Not your father’s Carbondale: Even Dinkel being upgraded |

Not your father’s Carbondale: Even Dinkel being upgraded

It’s like a construction bomb was detonated in downtown Carbondale, with pulverized sidewalks, concrete barricades to detour traffic off Main Street, and scaffolding from the sidewalk to the top of the Dinkel Building on Fourth Street.

Sidewalks are torn up on Main Street from Fourth Street to Third Street. Carbondale is in the first phase of a project to fix up downtown with wider sidewalks, ornamental street lights, dozens of trees, and a small plaza at Fourth and Main.

The concrete barriers keep vehicle traffic out of the 300 block of Main Street.

The work on Carbondale’s historic Dinkel Building is a little harder to figure for downtown head-scratchers.

Building owner Tony Mazza was not available for comment, but assistant town manager Bentley Henderson has been working closely with him on the project.

Henderson said plans for the Dinkel Building project started last December when a loose brick from the parapet cornice fell to the Fourth Street sidewalk, prompting the town to block it off for safety reasons.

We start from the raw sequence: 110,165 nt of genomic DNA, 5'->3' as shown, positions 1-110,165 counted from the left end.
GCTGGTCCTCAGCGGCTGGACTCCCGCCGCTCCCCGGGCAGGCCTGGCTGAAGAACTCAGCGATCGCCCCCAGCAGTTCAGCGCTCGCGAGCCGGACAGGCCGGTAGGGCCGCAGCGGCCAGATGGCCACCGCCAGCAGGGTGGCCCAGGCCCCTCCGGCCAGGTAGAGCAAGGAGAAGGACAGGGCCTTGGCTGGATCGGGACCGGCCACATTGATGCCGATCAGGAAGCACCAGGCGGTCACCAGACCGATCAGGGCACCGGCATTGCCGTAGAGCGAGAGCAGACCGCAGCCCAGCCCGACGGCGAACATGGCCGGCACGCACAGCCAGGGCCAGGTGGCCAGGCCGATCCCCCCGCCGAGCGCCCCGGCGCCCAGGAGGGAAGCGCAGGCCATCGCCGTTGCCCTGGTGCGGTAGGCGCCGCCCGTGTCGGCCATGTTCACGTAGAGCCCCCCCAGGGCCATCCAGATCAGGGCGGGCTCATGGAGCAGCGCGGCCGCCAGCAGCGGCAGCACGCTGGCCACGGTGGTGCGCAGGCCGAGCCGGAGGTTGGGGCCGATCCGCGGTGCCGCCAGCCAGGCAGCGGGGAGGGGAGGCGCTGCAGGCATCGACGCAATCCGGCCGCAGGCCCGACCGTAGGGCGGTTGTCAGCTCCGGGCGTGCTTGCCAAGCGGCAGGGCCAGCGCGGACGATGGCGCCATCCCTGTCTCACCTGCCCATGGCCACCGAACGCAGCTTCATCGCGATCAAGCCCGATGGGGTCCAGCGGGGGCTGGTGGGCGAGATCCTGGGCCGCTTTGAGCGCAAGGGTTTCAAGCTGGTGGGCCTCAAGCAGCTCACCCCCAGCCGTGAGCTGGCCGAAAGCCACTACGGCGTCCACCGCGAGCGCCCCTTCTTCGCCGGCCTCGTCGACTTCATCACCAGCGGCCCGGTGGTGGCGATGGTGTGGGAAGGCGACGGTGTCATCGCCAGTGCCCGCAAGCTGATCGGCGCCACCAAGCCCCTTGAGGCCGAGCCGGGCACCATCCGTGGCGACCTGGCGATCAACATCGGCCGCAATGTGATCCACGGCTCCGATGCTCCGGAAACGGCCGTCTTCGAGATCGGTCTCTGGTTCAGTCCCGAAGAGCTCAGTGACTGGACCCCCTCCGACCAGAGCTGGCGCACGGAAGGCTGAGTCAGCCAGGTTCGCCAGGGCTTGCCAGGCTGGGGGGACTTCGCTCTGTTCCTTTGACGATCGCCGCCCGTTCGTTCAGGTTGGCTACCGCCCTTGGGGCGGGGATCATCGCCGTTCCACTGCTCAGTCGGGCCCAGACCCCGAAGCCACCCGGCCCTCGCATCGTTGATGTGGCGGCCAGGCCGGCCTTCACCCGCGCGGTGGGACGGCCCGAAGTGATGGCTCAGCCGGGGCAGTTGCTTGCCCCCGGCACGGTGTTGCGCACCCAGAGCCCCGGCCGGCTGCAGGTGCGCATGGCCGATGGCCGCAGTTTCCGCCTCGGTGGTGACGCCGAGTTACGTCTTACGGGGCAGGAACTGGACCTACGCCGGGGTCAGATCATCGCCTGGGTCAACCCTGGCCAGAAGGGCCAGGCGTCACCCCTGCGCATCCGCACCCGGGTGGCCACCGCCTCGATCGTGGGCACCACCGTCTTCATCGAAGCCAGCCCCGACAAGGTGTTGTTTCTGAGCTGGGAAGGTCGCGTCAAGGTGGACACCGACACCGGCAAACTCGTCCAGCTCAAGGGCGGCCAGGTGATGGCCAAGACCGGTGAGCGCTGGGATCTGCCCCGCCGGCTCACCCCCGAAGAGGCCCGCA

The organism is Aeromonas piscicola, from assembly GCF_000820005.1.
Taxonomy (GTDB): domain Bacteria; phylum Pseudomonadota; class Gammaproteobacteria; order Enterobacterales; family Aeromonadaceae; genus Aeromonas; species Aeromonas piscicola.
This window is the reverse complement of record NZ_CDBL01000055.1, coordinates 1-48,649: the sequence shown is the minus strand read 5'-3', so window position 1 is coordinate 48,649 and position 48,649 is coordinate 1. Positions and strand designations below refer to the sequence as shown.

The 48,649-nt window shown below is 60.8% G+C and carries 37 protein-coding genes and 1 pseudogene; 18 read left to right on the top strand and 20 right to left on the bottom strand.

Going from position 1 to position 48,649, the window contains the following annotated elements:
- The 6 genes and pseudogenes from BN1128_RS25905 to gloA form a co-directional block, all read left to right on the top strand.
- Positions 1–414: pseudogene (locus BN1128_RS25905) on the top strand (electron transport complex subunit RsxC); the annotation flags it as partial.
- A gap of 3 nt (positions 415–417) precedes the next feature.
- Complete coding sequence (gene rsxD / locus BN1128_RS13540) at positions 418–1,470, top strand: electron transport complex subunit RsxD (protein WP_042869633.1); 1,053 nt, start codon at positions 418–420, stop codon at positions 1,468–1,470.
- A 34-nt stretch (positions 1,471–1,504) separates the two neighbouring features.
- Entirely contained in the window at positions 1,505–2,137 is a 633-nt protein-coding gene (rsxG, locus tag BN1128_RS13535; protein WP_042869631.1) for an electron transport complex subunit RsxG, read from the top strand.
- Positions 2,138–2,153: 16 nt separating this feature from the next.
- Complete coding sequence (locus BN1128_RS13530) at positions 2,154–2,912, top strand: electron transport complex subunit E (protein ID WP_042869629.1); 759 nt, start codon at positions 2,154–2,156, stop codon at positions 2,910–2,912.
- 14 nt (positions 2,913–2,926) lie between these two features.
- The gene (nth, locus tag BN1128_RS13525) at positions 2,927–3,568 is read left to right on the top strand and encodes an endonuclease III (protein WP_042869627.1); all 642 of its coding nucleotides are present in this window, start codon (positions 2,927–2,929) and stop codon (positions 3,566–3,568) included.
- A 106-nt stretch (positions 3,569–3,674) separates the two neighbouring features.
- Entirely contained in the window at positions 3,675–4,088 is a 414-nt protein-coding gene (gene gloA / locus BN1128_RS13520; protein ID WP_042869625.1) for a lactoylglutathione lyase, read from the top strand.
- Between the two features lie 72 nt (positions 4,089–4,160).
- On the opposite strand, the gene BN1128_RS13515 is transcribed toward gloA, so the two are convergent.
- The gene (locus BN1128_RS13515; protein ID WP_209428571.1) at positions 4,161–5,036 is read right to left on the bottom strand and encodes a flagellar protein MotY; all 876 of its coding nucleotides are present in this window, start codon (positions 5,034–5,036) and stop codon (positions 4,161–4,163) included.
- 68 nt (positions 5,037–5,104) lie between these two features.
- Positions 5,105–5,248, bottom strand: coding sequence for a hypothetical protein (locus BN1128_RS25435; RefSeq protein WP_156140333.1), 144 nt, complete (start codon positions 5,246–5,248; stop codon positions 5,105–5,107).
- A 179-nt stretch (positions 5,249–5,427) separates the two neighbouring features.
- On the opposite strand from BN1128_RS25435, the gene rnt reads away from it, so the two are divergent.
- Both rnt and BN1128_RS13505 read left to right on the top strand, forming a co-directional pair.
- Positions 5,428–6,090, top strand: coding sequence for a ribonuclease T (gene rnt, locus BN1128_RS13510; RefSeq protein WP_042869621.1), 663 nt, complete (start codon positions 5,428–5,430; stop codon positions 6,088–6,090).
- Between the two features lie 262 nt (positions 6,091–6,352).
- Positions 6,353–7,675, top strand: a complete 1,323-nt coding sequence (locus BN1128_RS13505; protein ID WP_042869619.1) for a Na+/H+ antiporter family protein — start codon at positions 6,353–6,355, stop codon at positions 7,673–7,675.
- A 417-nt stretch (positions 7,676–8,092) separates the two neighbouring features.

“It didn’t hit anyone, and nobody was injured,” said Henderson.

Henderson said the top few tiers of bricks on the Dinkel Building’s Fourth Street side were removed over the last few week, replaced where needed, and new mortar was put in.

Unfortunately for historic preservation fans who have been grumbling around town, the bricks were restacked on top of one another in a straight line, so the offset cornice that used to extend out over the sidewalk is becoming history in its own right.

Henderson said Mazza plans to extend the reconstruction work around to the Main Street side to the Dinkel Building stairs. He has been told Mazza hopes to retain the distinctive brick cornice on the Main Street side.

“That’s the goal, anyway,” Henderson said.

Henderson said the Fourth Street part of the project should be finished late next week, and the sidewalk along the Black Nugget will be reopened. The Main Street section of the project should be finished about a week after that.

The two-story Dinkel Building is more than 100 years old, and is downtown’s landmark. At the turn of the century and into the 1920s, when the potato was king, potato buyers stayed in the Dinkel Building’s upstairs hotel.

In more recent times, the Dinkel Building has been home to everyone from the Carbondale Council on Arts and Humanities to community radio station KDNK. Today, Dinkel Building businesses include the Black Nugget bar, the Crystal Theatre, a bike shop, galleries and a floral shop.

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